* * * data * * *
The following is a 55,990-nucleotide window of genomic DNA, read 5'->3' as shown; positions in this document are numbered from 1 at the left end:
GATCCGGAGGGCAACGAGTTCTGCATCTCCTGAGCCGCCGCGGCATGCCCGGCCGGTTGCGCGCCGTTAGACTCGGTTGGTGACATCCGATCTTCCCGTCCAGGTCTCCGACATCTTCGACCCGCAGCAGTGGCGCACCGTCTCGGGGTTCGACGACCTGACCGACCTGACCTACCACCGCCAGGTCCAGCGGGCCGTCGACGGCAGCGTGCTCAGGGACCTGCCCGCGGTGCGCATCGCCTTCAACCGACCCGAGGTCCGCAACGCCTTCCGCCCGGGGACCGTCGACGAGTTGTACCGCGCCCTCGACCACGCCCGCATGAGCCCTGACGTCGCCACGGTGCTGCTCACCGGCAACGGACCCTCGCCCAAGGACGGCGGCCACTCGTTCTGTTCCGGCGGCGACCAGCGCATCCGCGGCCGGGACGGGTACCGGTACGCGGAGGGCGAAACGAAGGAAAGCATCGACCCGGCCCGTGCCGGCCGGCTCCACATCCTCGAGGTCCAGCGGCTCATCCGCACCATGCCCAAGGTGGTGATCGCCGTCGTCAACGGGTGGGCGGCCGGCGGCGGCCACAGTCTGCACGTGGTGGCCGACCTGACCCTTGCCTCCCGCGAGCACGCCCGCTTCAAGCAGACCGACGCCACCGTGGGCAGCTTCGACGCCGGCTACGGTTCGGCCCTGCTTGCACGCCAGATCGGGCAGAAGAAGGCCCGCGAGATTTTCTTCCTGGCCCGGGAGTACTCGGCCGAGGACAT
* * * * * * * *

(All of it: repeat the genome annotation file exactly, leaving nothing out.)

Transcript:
The following is a 55,990-nucleotide window of genomic DNA, read 5'->3' as shown; positions in this document are numbered from 1 at the left end:
GATCCGGAGGGCAACGAGTTCTGCATCTCCTGAGCCGCCGCGGCATGCCCGGCCGGTTGCGCGCCGTTAGACTCGGTTGGTGACATCCGATCTTCCCGTCCAGGTCTCCGACATCTTCGACCCGCAGCAGTGGCGCACCGTCTCGGGGTTCGACGACCTGACCGACCTGACCTACCACCGCCAGGTCCAGCGGGCCGTCGACGGCAGCGTGCTCAGGGACCTGCCCGCGGTGCGCATCGCCTTCAACCGACCCGAGGTCCGCAACGCCTTCCGCCCGGGGACCGTCGACGAGTTGTACCGCGCCCTCGACCACGCCCGCATGAGCCCTGACGTCGCCACGGTGCTGCTCACCGGCAACGGACCCTCGCCCAAGGACGGCGGCCACTCGTTCTGTTCCGGCGGCGACCAGCGCATCCGCGGCCGGGACGGGTACCGGTACGCGGAGGGCGAAACGAAGGAAAGCATCGACCCGGCCCGTGCCGGCCGGCTCCACATCCTCGAGGTCCAGCGGCTCATCCGCACCATGCCCAAGGTGGTGATCGCCGTCGTCAACGGGTGGGCGGCCGGCGGCGGCCACAGTCTGCACGTGGTGGCCGACCTGACCCTTGCCTCCCGCGAGCACGCCCGCTTCAAGCAGACCGACGCCACCGTGGGCAGCTTCGACGCCGGCTACGGTTCGGCCCTGCTTGCACGCCAGATCGGGCAGAAGAAGGCCCGCGAGATTTTCTTCCTGGCCCGGGAGTACTCGGCCGAGGACAT